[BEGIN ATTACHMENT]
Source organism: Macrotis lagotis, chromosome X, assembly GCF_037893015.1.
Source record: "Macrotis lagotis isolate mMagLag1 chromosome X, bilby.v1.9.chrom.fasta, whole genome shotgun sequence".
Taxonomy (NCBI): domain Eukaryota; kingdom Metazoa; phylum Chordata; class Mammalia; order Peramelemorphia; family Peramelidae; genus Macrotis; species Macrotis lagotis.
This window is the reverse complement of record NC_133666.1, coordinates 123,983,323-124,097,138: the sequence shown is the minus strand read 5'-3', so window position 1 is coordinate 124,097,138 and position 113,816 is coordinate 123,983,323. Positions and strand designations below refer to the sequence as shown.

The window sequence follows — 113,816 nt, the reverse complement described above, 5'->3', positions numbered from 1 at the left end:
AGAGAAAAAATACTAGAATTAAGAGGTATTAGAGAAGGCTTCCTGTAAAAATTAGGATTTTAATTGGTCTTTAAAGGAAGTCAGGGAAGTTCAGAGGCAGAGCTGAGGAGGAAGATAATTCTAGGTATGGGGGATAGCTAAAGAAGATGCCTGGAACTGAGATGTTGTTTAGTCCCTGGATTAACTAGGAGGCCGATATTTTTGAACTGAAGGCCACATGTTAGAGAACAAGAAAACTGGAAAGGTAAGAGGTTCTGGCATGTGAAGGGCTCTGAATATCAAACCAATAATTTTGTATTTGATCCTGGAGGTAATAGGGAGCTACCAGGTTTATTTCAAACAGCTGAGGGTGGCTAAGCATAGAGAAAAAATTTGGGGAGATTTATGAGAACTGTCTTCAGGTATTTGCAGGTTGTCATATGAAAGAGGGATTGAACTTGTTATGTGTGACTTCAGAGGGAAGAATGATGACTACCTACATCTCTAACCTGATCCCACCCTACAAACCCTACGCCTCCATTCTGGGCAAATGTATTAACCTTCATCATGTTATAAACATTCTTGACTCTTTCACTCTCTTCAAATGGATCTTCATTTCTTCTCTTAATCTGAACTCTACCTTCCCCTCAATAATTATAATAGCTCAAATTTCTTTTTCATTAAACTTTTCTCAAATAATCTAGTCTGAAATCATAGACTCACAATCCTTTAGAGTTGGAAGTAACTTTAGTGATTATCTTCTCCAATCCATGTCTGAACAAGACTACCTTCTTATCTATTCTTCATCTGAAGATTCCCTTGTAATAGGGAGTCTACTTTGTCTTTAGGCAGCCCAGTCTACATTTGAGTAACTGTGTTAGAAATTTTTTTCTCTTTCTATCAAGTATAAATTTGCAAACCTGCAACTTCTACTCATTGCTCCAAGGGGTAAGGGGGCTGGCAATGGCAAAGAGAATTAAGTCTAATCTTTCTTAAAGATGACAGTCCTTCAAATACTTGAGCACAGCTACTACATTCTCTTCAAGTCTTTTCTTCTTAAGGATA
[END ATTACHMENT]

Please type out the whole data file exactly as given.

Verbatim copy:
Source organism: Macrotis lagotis, chromosome X, assembly GCF_037893015.1.
Source record: "Macrotis lagotis isolate mMagLag1 chromosome X, bilby.v1.9.chrom.fasta, whole genome shotgun sequence".
Taxonomy (NCBI): domain Eukaryota; kingdom Metazoa; phylum Chordata; class Mammalia; order Peramelemorphia; family Peramelidae; genus Macrotis; species Macrotis lagotis.
This window is the reverse complement of record NC_133666.1, coordinates 123,983,323-124,097,138: the sequence shown is the minus strand read 5'-3', so window position 1 is coordinate 124,097,138 and position 113,816 is coordinate 123,983,323. Positions and strand designations below refer to the sequence as shown.

The window sequence follows — 113,816 nt, the reverse complement described above, 5'->3', positions numbered from 1 at the left end:
AGAGAAAAAATACTAGAATTAAGAGGTATTAGAGAAGGCTTCCTGTAAAAATTAGGATTTTAATTGGTCTTTAAAGGAAGTCAGGGAAGTTCAGAGGCAGAGCTGAGGAGGAAGATAATTCTAGGTATGGGGGATAGCTAAAGAAGATGCCTGGAACTGAGATGTTGTTTAGTCCCTGGATTAACTAGGAGGCCGATATTTTTGAACTGAAGGCCACATGTTAGAGAACAAGAAAACTGGAAAGGTAAGAGGTTCTGGCATGTGAAGGGCTCTGAATATCAAACCAATAATTTTGTATTTGATCCTGGAGGTAATAGGGAGCTACCAGGTTTATTTCAAACAGCTGAGGGTGGCTAAGCATAGAGAAAAAATTTGGGGAGATTTATGAGAACTGTCTTCAGGTATTTGCAGGTTGTCATATGAAAGAGGGATTGAACTTGTTATGTGTGACTTCAGAGGGAAGAATGATGACTACCTACATCTCTAACCTGATCCCACCCTACAAACCCTACGCCTCCATTCTGGGCAAATGTATTAACCTTCATCATGTTATAAACATTCTTGACTCTTTCACTCTCTTCAAATGGATCTTCATTTCTTCTCTTAATCTGAACTCTACCTTCCCCTCAATAATTATAATAGCTCAAATTTCTTTTTCATTAAACTTTTCTCAAATAATCTAGTCTGAAATCATAGACTCACAATCCTTTAGAGTTGGAAGTAACTTTAGTGATTATCTTCTCCAATCCATGTCTGAACAAGACTACCTTCTTATCTATTCTTCATCTGAAGATTCCCTTGTAATAGGGAGTCTACTTTGTCTTTAGGCAGCCCAGTCTACATTTGAGTAACTGTGTTAGAAATTTTTTTCTCTTTCTATCAAGTATAAATTTGCAAACCTGCAACTTCTACTCATTGCTCCAAGGGGTAAGGGGGCTGGCAATGGCAAAGAGAATTAAGTCTAATCTTTCTTAAAGATGACAGTCCTTCAAATACTTGAGCACAGCTACTACATTCTCTTCAAGTCTTTTCTTCTTAAGGATA